I switched to DropBox when I got my new Windows 7 laptop and found that Microsoft, bless their hearts, had decided to move everything around – thereby breaking all of my Backer 6 jobs that I had been using to synchronize files across my home network. As long as it was just Windows XP running on my laptop and my tower, Backer 6 worked great. Unfortunately, adding Windows 7, Ubuntu (which is my platform of choice for everything having been pissed of yet one more time by Microsoft), and Mac (which is the only platform that runs my new writing software (Scrivener) pretty much eliminated Backer 6 (which I loved BTW) as a solution.
I’ve also been thinking for months that I needed an offsite backup solution anyway. A friend suggested DropBox.
Now, with a few exceptions, I keep most of my stuff in the My Dropbox folder which is directly under My Documents (or under my home folder on Linux and Mac). The two exceptions are my music collection (which would put me over the limits of my 50GB plan) and private stuff (journal, Quicken and TurboTax, etc.).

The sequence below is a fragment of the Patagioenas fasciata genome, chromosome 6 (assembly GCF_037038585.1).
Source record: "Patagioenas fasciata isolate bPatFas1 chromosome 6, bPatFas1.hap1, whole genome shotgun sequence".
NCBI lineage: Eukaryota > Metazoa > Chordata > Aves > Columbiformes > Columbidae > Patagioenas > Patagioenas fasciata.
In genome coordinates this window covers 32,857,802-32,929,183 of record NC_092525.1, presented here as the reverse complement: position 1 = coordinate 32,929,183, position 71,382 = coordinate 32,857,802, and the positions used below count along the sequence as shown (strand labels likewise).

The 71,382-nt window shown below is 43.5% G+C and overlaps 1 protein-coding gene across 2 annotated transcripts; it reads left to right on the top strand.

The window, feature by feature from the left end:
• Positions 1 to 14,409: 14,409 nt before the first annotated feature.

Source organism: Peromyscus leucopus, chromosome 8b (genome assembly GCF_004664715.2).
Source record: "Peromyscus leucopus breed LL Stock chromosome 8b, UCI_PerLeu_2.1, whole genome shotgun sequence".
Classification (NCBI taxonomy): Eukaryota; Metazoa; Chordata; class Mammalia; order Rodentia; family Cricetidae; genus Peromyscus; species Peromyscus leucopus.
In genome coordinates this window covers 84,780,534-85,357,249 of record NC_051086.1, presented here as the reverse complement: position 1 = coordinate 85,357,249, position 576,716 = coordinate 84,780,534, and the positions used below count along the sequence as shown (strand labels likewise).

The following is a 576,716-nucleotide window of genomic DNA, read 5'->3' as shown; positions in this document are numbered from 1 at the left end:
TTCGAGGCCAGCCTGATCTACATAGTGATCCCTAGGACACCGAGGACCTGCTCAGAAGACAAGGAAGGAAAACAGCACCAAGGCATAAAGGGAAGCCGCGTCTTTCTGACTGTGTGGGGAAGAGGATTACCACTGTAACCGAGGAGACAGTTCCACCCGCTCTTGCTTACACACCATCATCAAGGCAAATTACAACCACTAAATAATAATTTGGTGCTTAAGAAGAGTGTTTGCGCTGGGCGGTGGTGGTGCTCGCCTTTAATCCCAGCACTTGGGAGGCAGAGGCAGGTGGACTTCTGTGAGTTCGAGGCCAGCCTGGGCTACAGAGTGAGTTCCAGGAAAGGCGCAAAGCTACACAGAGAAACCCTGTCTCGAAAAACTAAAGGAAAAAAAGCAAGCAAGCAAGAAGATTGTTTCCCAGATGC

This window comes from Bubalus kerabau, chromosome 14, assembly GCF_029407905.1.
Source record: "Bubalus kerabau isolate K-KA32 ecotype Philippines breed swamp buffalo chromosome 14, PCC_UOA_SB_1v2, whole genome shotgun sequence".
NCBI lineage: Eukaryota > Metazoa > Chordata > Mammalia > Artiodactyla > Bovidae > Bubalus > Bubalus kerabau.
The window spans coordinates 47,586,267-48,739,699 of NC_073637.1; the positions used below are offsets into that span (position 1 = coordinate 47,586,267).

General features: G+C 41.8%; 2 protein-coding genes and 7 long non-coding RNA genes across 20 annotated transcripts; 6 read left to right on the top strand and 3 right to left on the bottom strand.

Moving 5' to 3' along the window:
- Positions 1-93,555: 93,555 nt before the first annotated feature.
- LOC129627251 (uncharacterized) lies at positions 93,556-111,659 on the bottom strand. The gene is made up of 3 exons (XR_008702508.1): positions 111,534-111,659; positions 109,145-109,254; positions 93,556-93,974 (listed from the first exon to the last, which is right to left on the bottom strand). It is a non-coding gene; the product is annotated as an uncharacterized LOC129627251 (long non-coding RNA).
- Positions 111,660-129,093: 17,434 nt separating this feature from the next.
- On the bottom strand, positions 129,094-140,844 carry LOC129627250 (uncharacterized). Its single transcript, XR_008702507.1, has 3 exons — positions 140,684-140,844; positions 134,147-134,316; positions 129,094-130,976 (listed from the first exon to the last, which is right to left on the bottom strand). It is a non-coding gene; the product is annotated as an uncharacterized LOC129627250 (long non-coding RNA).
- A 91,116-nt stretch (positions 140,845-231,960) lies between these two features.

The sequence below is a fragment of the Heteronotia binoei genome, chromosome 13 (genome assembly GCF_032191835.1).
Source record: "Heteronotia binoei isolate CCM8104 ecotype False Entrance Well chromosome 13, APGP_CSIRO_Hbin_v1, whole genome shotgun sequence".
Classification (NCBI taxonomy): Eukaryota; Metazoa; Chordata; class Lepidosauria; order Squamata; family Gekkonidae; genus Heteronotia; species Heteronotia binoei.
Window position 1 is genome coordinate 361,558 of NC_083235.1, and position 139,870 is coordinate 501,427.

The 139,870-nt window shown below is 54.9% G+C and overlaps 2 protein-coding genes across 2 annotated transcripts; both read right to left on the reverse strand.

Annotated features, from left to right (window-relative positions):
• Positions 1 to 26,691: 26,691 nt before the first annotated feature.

For private files, I either keep them on a single computer, or I keep them in a Truecrypt volume. The Truecrypt volume is stored on the disc as a data file which you can mount just like you would mount another disk or a network share. While this file can’t be in My DropBox (Truecrypt needs exclusive access to it which DropBox will not allow), I can, after dismounting the volume, drag a copy of the data file to My DropBox for backup. Be forewarned, keep these volume small. My 2GB disk image takes about 40 minutes to upload. Fortunately, DropBox is smart enough to redirect all my other machines so synchronization on my local network is done via system to system transfers on the local network instead of multiple downloads from the DropBox servers.
I love that fact that I can change a file on any platform (WinXP, Win7, Mac, or Ubuntu running on physical hardware or as a virtual machine) and the change is quickly reflected across all my running systems.